The publisher reached 18% female creators overall, a 2% gain from their summer numbers. The creative side of the chart was mixed, with slight gains for female cover artists, pencillers, and inkers and small drops for female writers and colorists. And, astoundingly, Marvel had a female letterer, for the first time in nearly seven years! Unbeatable Squirrel Girl #26 was a special “zine” issue with an array of contributors, and Madeline McGrane lettered a couple of the stories in the book, breaking Marvel’s lengthy streak. Both editorial categories saw gains, with a nearly 4 point jump for female editors and a 3 point jump for female assistant editors.
Let’s take a look at the monthly breakdown:
There were some ups and downs across the board, largely due to Marvel’s odd publishing slate throughout the autumn. Along with their slew of “Legacy” relaunches and some creative shifting therein, there were a lot of one-shots and special issues, several of which featured female creators in key roles. The latter were particularly numerous in November, and thus the jump in the numbers for female writers, pencillers, inkers, colorists, and letterer above.
Setting aside those gains as one-time outings and thus outliers, looking at just the October and December numbers suggests that female writers may be on the decline, while interior artists could be on the rise. The numbers for female cover artists saw a clear decrease, though, and given that Marvel’s numerous variant covers make the category particularly impactful on the overall numbers, that could be a bad sign for the publisher’s average if this continues moving forward.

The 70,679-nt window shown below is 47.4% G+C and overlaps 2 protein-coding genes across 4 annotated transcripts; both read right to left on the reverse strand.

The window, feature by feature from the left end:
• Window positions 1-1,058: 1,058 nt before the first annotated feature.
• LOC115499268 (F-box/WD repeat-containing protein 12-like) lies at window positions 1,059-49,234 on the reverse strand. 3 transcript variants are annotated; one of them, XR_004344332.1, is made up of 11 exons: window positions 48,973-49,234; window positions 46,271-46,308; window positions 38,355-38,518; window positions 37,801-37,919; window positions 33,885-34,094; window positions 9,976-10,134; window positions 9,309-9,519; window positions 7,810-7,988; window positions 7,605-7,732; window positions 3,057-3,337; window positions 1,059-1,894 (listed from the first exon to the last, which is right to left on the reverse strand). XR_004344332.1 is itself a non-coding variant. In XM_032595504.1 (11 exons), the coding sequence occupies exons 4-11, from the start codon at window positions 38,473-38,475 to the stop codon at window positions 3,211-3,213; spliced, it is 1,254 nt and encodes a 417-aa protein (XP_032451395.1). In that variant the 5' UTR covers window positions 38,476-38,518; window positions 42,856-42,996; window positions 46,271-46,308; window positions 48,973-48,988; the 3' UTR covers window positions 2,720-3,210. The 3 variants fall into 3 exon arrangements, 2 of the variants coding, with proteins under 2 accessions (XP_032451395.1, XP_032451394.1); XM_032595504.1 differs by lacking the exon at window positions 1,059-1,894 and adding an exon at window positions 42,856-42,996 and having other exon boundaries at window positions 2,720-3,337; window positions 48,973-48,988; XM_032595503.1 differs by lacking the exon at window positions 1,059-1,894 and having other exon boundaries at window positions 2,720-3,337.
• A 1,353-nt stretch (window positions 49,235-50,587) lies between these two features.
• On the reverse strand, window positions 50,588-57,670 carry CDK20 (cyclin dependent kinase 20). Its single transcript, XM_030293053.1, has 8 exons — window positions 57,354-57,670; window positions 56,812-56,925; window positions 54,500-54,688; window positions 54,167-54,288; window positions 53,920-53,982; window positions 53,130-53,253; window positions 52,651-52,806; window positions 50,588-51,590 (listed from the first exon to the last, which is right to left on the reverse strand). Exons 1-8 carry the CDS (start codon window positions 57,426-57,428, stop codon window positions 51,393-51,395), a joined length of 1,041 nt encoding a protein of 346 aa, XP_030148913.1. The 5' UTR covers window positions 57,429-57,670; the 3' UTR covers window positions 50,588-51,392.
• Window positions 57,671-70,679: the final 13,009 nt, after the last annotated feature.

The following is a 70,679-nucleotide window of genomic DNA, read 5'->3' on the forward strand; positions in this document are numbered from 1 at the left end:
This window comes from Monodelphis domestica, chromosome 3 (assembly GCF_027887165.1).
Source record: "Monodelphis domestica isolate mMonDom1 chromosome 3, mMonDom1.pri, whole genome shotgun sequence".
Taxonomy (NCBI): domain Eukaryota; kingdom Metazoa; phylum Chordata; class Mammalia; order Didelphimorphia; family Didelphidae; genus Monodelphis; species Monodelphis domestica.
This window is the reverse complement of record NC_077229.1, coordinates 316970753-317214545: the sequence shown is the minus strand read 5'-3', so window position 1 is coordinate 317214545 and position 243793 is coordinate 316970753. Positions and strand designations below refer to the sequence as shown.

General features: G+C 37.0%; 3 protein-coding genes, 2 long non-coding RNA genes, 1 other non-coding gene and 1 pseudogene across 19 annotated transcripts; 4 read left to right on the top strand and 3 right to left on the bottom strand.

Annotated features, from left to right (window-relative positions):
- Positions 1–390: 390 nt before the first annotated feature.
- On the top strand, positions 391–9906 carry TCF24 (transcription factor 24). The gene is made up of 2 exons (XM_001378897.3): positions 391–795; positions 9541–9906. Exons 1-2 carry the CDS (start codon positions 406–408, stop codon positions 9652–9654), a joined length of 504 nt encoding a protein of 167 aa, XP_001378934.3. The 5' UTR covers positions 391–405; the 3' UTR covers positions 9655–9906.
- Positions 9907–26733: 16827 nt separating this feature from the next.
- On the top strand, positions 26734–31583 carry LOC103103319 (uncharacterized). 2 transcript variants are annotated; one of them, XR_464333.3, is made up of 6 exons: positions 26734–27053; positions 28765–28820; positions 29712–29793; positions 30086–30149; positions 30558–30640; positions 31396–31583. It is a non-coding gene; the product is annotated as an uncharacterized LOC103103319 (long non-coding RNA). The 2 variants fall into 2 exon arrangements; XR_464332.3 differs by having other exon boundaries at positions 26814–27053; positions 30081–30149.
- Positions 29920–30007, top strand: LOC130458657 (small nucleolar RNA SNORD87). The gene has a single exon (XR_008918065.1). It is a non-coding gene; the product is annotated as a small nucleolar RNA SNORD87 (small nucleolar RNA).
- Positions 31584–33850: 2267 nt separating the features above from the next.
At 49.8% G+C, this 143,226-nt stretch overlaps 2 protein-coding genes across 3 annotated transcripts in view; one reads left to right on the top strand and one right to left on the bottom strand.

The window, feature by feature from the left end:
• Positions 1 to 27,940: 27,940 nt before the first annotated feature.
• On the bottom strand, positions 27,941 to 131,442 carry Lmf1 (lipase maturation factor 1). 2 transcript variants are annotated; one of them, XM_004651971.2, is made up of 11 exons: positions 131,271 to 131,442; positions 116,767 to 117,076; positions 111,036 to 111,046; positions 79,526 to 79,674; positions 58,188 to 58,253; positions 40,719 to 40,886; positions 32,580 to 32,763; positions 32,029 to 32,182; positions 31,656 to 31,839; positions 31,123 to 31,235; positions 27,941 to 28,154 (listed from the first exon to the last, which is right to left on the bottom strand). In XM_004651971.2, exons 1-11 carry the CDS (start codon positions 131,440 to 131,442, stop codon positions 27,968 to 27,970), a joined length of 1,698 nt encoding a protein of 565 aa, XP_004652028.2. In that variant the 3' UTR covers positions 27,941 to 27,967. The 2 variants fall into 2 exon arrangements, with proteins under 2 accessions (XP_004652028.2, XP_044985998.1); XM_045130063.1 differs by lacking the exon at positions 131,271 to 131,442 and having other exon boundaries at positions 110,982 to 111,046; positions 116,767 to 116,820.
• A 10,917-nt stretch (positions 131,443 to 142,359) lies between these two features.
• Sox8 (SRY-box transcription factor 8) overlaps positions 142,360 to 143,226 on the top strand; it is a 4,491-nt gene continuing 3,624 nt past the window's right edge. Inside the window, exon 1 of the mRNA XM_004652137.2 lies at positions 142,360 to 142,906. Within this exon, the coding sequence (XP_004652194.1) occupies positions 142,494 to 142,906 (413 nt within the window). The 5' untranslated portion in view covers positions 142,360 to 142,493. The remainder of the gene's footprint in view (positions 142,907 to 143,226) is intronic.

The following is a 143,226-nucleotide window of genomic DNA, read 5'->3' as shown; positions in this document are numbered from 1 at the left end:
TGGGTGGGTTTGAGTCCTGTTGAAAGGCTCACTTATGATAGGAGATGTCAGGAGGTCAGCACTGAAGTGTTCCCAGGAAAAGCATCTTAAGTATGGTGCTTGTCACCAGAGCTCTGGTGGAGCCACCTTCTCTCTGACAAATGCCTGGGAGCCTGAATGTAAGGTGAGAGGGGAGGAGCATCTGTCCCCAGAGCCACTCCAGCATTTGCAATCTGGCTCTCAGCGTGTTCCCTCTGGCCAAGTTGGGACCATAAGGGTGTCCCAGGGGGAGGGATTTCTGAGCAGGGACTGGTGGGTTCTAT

Editorial was less clear in terms of trends, with a lot of ups and downs over the fall as Marvel settled into their new lineup. One thing remains clear, however: Assistant editors dominate Marvel’s female creator representation. While the publisher has a higher overall percentage of female creators than DC by a couple of points, if you take away the assistant editor category from both publishers DC dips down to 13% female creators overall but Marvel falls all the way to 11.7%. So long as those numbers stay high, Marvel’s average should remain solid. Nonetheless, it’s good to see the bigger picture and recognize how dependent Marvel is on one category. The creative side of the chart has some rather humdrum numbers.
The Past Year at Marvel: Marvel’s overall totals for female creators were fairly solid relative to their past performances:
The fall was easily their highest three month run over the past year, and November tied the high they posted last March. Marvel’s in an interesting spot moving forward; their strong assistant editor numbers should keep the average up, but if they actually put in some effort to bring in female creators to write and draw their books the totals could soar.
To learn more about the Gendercrunching statistics project and its methodology click here, and to see the previous stats click here. You can visit Tim at Straitened Circumstances and follow him on Twitter @timhanley01. His books Wonder Woman Unbound and Investigating Lois Lane are available now, and his latest book, The Many Lives of Catwoman: The Felonious History of a Feline Fatale, was released last year.